Saturday, 5 November 2011



The role of design does seem to be shifting in business. Designers must learn to expand their interests and responsibilities beyond just aesthetics or conceptualization and submerge into customers, trends, competitors, budgeting, marketing, technology and a host of other targets simultaneously. That’s the new competitive landscape and as lectures we want to provide future designers with the right tools and thinking so that when they finish college they are ready to face the reality.


In order to respond to a design brief for a leading company, one of the most important factors to bear in mind during the process is to design products that can be differentiated from its competitors. There are many companies and many products out there and to come out with novelty ideas can be very difficult sometimes, more even in the lighting industry. The final product must follow market trends and customer needs, as well as other aspects which are also very significant such as budgeting, timescale, functionality, etc. All the details are stated and explained in the design brief. So, the real challenge for the designer is to analyze and to put together all the requirements specified on it, so that the right balance between design, business and final customer can be created. 
The aim will be to design meaningful products that can make a company achieve its goals, the final customer pleased and last but not least, to make ourselves satisfied as designers. It will be easier to comprehend the whole design development and the triumph of its outcome with a case study of a successful lighting
product which has exceed its expectation beyond functionality and aesthetics.
House of Fraser is the leading, national premium department store group in the UK and Ireland. They have more than 160 year history in the UK retail market and currently own 61 stores across the UK and Ireland.
Zeta table lamp is the result of the design briefing given by House of Fraser. This particular brief focused on the design a novelty table lamp for House of Fraser’s sub-brand “Pied a Terre” and to be launched in spring -summer 2011 at House of Fraser stores. The brief was very specific and as in any other briefing, designers have to stick to it and develop ideas accordingly so that the final product really meets each of the set points. 
What are the main points given in the design briefing and how to translate them into ideas and successful products?
The aesthetic requirement was to achieve an ultra-glamorous and art deco style followed by a playful design were the light would be diffracted across the room. Aesthetics will also be driven by forecasted trends. These trends were to be discussed with House of Fraser’s team as both, the designers and the company may have their own trends. In most cases, like this one, forecasted trends are pretty similar. For this project we agreed to follow one of the most powerful forthcoming trends “Faceted elements”.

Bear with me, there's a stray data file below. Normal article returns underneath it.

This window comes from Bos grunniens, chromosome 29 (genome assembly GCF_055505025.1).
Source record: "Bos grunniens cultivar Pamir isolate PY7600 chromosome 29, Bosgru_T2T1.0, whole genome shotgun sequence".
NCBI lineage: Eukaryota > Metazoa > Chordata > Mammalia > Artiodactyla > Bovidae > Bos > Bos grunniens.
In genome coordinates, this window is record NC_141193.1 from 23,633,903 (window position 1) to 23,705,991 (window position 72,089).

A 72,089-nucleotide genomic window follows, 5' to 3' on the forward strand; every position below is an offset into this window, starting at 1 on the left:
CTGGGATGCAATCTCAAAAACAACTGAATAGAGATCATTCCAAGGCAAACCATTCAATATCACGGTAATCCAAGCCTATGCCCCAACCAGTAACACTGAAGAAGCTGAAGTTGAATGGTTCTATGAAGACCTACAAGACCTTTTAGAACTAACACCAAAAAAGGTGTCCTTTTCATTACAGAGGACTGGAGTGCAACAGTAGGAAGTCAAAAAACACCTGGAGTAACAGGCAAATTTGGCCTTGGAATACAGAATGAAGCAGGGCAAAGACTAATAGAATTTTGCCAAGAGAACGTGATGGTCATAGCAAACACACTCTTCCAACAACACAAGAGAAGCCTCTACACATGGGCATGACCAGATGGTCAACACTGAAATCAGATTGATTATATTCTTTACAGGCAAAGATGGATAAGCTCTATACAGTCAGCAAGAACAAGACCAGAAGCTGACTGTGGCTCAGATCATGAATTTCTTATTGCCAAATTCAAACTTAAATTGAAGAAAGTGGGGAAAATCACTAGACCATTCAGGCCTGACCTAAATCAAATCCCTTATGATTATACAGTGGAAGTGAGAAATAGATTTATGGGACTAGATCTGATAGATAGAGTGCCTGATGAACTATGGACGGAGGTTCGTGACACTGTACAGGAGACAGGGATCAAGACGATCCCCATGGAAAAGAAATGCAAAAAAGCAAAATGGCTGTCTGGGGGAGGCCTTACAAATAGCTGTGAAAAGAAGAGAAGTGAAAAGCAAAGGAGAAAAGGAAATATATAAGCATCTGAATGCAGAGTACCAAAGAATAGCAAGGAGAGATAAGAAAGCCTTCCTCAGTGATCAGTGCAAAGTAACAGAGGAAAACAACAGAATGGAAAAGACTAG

Zeta lamp is made out or acrylic rods with a triangular section which diffracts the light across the room at the same time as it meets the “faceted elements” trend. So we can say that we killed 2 birds with 1 stone, the material and its geometry where the perfect allies for reaching our goal.
In domestic lighting projects, retail price is another key point. There are many factors that will make a big difference to the final retail price but one of the most important and related to the design construction, is to be able to design products that can be knocked down. This directly affects to the packaging, so the more KD a product is, the smaller the packaging can be, so they occupy less space in the stock room, therefore the price can be reduced. Zeta table lamp can be knocked down into 3 parts.
The shade (including stainless steel frames plus acrylic rods), stem and base.
It was important not to commit so much with complex manufacturing processes and rather go for simple and common components to create the complex visual shape we wanted to achieve. The selection of the materials and finishes were driven by aesthetics, price, trends and sub-brand visual identity. Smokey acrylic rods combined with black chrome finish gives the final product a touch of mystery and glamorous style.
Introduce Zeta table lamp into the market and it was record of sales during the first months after being launched. It was very well accepted by house of Fraser customers. It shows how after careful customer’s brief analysis, good communication with the company and factory along with a good understanding of trends and final customer taste, it is possible to identify and comprehend the key elements that will make a design to be successful in the high street. 
As lecturers we have the responsibility to make sure that Product Design students understand every aspect of the design process beyond its aesthetics, function, etc. We have to go further and not just guide them to be creative and conceptual but to make students to see the bigger picture and understand the reality of the global market.

Silvia Juárez
Product Design Lecturer

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